According to the allegations as recounted in the article, Mr. Swallow told Mr. Johnson that his (Swallow’s) associate, Richard Rawle, had a “connection” to Senator Reid, and Mr. Swallow then arranged for Mr. Johnson to pay money to Mr. Rawle, some of which was to be used to pay Senator Reid,

From page 20 of the report:

Mr. Johnson apparently provided the Salt Lake Tribune with a recording of a conversation between Mr. Johnson and Mr. Swallow that took place at a Krispy Kreme shop in Orem, Utah on or about April 30, 2012. The recording reflected that at that meeting, the two men discussed the situation with Senator Reid as well as Mr. Swallow’s use of a houseboat owned by Mr. Johnson.

What this means for iGaming

With allegations circulating of seven-figure bribes circling around him it’s unlikely Harry Reid will want to touch anything to do with online gambling, either for (which would only ignite further scrutiny and headlines) or against (which would not only be a reversal of his previous stance but would lead to a lot of raised eyebrows as to why) which means you can reduce the possibility of a federal online gambling bill in 2014 from small to almost nonexistent in my opinion anyway.

In addition to the likelihood of a bill being passed dwindling, these allegations also reflect extremely negatively on the online gambling industry as a whole, even though the bribery attempts seem to be isolated to just a few particular puzzle pieces that were operating illegally post-UIGEA.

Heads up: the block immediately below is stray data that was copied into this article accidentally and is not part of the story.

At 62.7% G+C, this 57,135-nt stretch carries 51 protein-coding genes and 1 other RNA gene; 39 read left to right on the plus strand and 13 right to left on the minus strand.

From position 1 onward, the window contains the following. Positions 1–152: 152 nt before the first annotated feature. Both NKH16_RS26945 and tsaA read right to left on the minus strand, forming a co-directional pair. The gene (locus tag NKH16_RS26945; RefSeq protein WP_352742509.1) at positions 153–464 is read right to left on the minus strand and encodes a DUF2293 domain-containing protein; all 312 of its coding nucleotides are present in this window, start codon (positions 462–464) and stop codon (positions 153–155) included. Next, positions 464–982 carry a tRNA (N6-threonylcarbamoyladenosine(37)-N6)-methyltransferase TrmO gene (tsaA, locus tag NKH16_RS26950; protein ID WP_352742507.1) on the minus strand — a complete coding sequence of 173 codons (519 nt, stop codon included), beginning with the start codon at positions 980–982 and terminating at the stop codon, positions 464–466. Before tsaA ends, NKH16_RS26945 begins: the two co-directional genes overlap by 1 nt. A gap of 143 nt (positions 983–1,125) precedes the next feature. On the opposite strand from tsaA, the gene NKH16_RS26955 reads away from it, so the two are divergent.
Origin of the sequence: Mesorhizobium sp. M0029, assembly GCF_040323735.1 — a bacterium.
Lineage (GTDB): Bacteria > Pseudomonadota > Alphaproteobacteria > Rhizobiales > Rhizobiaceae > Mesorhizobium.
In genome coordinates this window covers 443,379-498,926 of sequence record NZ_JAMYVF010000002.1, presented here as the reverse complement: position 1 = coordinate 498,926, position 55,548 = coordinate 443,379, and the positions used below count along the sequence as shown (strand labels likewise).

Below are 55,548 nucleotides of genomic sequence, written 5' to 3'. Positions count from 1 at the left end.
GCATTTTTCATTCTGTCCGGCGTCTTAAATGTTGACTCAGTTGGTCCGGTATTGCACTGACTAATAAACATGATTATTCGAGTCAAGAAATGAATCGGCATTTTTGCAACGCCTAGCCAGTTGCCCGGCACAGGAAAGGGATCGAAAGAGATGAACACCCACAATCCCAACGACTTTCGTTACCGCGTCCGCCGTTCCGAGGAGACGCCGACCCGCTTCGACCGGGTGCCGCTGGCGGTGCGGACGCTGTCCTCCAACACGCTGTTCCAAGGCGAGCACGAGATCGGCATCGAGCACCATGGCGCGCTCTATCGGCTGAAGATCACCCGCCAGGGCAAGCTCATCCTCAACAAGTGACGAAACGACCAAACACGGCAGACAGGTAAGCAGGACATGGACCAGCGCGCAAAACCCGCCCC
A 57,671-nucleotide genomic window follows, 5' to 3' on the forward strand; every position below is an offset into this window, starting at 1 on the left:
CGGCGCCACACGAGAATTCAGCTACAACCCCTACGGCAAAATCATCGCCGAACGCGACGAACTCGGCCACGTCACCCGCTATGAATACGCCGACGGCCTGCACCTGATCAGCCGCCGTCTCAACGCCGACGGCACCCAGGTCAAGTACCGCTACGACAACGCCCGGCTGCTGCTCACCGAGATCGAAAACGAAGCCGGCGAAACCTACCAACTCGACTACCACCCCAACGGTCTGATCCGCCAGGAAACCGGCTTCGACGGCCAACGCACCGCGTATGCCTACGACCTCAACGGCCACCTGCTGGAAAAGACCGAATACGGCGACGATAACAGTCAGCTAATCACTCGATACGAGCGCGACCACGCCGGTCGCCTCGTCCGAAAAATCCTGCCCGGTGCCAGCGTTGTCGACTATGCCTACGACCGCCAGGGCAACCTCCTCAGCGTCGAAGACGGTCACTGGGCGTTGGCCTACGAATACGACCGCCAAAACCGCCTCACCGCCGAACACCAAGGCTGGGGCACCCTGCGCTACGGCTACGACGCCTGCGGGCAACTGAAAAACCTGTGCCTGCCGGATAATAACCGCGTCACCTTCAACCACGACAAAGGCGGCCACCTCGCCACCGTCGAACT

What this means for Reid in 2016

Whether these allegations have any legs to them is somewhat of a moot point, as the allegations themselves are usually enough to harm a politicians career.

It wasn’t a given that Harry Reid would be running for reelection in 2016 to begin with (although all signs are currently pointing to yes) and I say this for two reasons:

#1: Had the Republican Party fielded a candidate other than Tea Party darling Sharon Angle in 2010 there is not a doubt in my mind that Reid would have lost his reelection bid.

While I can’t rule out another daffy Republican nominee, it’s quite unlikely that Reid will hit a two-outer on the River two times in a row. If he does run in 2016 he will almost certainly face a far more competent opponent.

#2: The Democrats may not hang on to the Senate.

If Republicans regain control of the senate in 2014, or it looks like they will in 2016, Reid may very well call it a career when his term is up in 2016, when he will be just a month shy of turning 77 years old. In the current climate, being the minority leader of the Senate is probably a role Reid would not like to have.

On the other hand, if the Democrats are in firm control of the senate when the 2016 elections roll around Reid might very well run again.

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Steve Ruddock

Steve is a well-recognized voice in the regulated U.S. online gambling industry. He writes for a number of online and print publications including OnlinePokerReport.com, USA Today, and others, with a focus on the legal market.